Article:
Apache Virtual Computing Lab Capstone

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Nov 20, 2013 (3 years and 9 months ago)

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Apache Virtual
Computing Lab

Capstone








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Capstone

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Introduction:

A VCL Server is

an open
-
source system used to
dynamically provision and broker remote
access to a dedicated compute environment for an end
-
user.



This project is a pilot project that may be used by the University of Pittsburgh at Bradford
to allow students to connect into virtual computers on campus
. Students will use their
University of Pittsburgh student credentials to log into the VCL (Virtual Computing Lab)
Server and will then be brokered remote access to an open virtual computer. I used two
identical servers in the process. Each has a one ter
abyte HD and a limited four gigabytes
of RAM. This is adequate for testing purposes but will be replaced before being put into
operation.

The first server will be used as the management node, controlling the virtual computers
on the second server. The ma
nagement node server will be created using Fedora 15 as
the operating system and the Apache VCL software to do the managing. The second
server will use VMware virtualization to hold the virtual images of each machine.


Setup:

To make the setup as secure and safe as possible during testing, the testing environment
will be enclosed behind a router and private IP addresses will be used for all components.
Even though these servers are only being used for testing, security is of t
he utmost
importance. Without protection, they could be compromised during any part of the
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testing process. Once infected, they would be able to affect the rest of our system after
deployment.
Directly behind the router, I have placed a gigabyte switch
to allow ample
connections.



History:

The VCL project was created by two departments at NCSU, to meet a demand for
students to access resources on campus. In 2008, the project was accepted into the
Apache Software Foundation as an incubator project. Fo
r more information on the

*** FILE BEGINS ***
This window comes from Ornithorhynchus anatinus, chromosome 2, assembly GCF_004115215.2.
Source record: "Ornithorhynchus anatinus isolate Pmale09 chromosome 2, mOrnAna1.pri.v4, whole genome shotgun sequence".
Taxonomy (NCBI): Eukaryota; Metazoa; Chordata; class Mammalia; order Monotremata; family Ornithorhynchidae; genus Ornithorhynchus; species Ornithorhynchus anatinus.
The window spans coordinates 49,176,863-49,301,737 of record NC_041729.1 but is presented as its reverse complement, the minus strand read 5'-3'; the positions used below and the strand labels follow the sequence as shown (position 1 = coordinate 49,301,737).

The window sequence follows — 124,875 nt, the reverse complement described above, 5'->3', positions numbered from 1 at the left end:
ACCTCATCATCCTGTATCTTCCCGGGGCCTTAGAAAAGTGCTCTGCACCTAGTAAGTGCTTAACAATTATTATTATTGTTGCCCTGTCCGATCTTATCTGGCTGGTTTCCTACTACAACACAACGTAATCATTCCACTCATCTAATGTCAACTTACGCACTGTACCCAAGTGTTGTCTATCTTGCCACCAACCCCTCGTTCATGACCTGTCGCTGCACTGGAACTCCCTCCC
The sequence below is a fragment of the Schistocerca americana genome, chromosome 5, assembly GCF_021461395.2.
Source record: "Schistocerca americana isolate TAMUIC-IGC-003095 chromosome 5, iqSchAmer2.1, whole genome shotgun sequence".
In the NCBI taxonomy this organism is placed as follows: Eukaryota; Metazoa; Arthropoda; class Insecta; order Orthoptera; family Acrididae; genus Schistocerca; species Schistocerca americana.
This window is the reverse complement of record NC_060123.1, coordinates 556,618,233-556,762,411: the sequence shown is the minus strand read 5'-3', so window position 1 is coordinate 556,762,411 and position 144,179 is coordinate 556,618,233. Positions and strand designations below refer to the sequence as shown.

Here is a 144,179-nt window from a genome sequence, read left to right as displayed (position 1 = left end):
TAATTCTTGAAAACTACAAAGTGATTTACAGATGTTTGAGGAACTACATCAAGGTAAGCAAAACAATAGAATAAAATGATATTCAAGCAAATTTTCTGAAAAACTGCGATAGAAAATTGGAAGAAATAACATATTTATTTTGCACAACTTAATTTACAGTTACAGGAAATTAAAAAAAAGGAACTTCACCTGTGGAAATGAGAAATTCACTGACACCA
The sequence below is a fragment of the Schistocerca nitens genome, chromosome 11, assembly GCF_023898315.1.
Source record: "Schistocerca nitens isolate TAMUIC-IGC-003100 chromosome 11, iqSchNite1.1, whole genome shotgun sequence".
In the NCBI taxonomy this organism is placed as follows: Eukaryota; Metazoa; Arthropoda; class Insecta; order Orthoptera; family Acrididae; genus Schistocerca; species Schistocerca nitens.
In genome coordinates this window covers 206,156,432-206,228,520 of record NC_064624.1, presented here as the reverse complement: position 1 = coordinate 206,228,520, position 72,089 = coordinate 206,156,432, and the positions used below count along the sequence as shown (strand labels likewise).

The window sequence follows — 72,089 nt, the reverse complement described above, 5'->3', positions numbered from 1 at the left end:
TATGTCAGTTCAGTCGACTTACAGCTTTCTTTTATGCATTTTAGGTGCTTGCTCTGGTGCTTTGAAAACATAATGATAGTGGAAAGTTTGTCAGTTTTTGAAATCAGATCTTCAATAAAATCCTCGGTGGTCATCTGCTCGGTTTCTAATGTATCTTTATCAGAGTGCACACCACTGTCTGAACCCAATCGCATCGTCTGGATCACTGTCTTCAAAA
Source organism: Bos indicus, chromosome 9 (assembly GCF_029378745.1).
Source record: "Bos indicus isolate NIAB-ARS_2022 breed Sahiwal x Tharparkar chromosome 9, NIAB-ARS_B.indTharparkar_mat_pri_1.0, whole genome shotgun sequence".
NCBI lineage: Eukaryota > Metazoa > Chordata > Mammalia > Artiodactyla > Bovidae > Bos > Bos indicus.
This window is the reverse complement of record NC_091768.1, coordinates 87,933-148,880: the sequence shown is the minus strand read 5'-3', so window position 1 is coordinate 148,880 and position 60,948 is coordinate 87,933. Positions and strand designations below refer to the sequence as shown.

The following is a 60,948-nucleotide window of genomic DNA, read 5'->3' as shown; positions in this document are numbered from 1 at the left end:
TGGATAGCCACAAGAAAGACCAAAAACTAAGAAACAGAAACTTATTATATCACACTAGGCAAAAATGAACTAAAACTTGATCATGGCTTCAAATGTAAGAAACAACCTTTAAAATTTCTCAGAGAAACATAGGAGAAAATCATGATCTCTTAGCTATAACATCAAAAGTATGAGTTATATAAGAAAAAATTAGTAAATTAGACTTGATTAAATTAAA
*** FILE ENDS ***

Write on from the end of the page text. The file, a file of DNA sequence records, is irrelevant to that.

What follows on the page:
project’s history, visit the link below.

http://vcl.ncsu.edu/vcl
-
history


Technologies Utilized:


Body of Paper:

I began the initial stages of installing operating systems and programs. It was decided
ahead of time that Wes Milli
ron would be working with the VMware side of the project
while I build the VCL server. I started by downloading and installing Fedora 15 on the
server. I decided that it would be best to do a basic installation with only Apache HTTP
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Server without any ad
d
-
ons, such as MySQL. This was decided because later on,
programs will need to be compiled together and would be much easier to do from
scratch.

Once the installation was complete, I downloaded the Apache VCL source code with the
wget

command and extracte
d the files. I then moved on to installing MySQL Server.
Once installed, it was set to start automatically. I checked that there was nothing blocking
port 3306 which is used to pass traffic between the management node and MySQL
daemon.

With the initial
configuration done, I created a database for the VCL. My background in
SQL Server made this process much easier. The database from the downloaded VCL
server files was then imported into the MySQL database just created.

The next step was to optionally ins
tall phpMyAdmin. I chose to do this to make to
process of managing the database easier. Cwiki also has a guild on installing
this
. At this
point the VCL server database has been created and imported. The next step will be to
install and configure the
web components.

Since I installed Apache HTTP along with the Fedora install, there was no need to do so at